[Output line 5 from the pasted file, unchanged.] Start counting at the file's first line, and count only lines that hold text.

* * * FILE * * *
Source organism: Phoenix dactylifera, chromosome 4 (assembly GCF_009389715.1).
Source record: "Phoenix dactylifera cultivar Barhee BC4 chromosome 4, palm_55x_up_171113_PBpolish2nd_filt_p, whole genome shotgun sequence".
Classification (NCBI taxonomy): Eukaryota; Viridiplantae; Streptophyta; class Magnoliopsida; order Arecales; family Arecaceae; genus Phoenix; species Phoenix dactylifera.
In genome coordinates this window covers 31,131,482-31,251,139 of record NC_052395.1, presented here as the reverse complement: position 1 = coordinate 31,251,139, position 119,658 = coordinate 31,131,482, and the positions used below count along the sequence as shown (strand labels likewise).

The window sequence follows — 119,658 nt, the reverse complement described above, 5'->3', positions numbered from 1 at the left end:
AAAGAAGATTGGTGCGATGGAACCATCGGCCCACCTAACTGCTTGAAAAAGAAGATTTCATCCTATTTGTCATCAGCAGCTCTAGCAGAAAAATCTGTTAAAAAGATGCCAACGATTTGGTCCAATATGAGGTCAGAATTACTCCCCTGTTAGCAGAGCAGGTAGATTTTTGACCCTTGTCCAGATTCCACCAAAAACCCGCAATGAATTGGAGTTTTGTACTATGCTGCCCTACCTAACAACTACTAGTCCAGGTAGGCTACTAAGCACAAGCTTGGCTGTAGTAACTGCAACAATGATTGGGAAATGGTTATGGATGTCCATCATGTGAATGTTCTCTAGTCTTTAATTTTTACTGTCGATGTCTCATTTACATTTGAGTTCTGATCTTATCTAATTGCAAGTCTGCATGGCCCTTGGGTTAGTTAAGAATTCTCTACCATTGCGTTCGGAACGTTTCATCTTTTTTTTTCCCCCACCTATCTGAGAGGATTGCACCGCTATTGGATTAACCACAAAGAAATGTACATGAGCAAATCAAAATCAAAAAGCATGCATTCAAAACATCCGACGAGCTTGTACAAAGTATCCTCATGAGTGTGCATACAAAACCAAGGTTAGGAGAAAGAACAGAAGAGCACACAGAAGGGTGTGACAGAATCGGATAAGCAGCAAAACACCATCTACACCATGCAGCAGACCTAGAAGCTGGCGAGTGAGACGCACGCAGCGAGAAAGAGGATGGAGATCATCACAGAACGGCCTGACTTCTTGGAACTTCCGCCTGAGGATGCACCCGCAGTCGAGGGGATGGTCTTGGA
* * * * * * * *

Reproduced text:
The window sequence follows — 119,658 nt, the reverse complement described above, 5'->3', positions numbered from 1 at the left end: